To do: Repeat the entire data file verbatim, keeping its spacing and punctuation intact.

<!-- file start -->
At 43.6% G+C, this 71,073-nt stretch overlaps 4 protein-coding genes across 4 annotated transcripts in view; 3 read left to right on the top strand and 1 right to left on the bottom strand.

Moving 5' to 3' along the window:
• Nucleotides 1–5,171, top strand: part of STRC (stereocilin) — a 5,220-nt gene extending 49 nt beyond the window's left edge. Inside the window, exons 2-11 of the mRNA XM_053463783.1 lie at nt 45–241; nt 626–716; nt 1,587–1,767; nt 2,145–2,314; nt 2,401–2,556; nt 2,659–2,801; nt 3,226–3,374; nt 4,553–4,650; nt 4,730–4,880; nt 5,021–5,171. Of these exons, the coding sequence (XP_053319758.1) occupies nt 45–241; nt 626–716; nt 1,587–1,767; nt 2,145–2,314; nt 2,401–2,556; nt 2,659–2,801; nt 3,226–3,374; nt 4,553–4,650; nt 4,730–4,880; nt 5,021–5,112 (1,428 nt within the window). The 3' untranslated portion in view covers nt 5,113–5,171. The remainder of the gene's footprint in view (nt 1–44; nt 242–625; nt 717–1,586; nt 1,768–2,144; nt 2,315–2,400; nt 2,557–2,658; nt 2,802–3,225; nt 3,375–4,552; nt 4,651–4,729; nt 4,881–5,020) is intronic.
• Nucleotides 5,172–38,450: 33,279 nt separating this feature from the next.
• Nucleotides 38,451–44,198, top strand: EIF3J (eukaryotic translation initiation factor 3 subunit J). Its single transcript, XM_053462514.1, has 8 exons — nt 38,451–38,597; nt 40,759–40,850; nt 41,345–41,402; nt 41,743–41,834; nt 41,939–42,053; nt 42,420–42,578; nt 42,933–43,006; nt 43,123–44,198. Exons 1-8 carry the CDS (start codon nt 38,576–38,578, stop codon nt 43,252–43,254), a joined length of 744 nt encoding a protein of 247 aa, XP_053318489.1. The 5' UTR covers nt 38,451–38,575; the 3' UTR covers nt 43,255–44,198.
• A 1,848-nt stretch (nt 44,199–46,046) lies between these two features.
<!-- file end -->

At 43.6% G+C, this 71,073-nt stretch overlaps 4 protein-coding genes across 4 annotated transcripts in view; 3 read left to right on the top strand and 1 right to left on the bottom strand.

Moving 5' to 3' along the window:
• Nucleotides 1–5,171, top strand: part of STRC (stereocilin) — a 5,220-nt gene extending 49 nt beyond the window's left edge. Inside the window, exons 2-11 of the mRNA XM_053463783.1 lie at nt 45–241; nt 626–716; nt 1,587–1,767; nt 2,145–2,314; nt 2,401–2,556; nt 2,659–2,801; nt 3,226–3,374; nt 4,553–4,650; nt 4,730–4,880; nt 5,021–5,171. Of these exons, the coding sequence (XP_053319758.1) occupies nt 45–241; nt 626–716; nt 1,587–1,767; nt 2,145–2,314; nt 2,401–2,556; nt 2,659–2,801; nt 3,226–3,374; nt 4,553–4,650; nt 4,730–4,880; nt 5,021–5,112 (1,428 nt within the window). The 3' untranslated portion in view covers nt 5,113–5,171. The remainder of the gene's footprint in view (nt 1–44; nt 242–625; nt 717–1,586; nt 1,768–2,144; nt 2,315–2,400; nt 2,557–2,658; nt 2,802–3,225; nt 3,375–4,552; nt 4,651–4,729; nt 4,881–5,020) is intronic.
• Nucleotides 5,172–38,450: 33,279 nt separating this feature from the next.
• Nucleotides 38,451–44,198, top strand: EIF3J (eukaryotic translation initiation factor 3 subunit J). Its single transcript, XM_053462514.1, has 8 exons — nt 38,451–38,597; nt 40,759–40,850; nt 41,345–41,402; nt 41,743–41,834; nt 41,939–42,053; nt 42,420–42,578; nt 42,933–43,006; nt 43,123–44,198. Exons 1-8 carry the CDS (start codon nt 38,576–38,578, stop codon nt 43,252–43,254), a joined length of 744 nt encoding a protein of 247 aa, XP_053318489.1. The 5' UTR covers nt 38,451–38,575; the 3' UTR covers nt 43,255–44,198.
• A 1,848-nt stretch (nt 44,199–46,046) lies between these two features.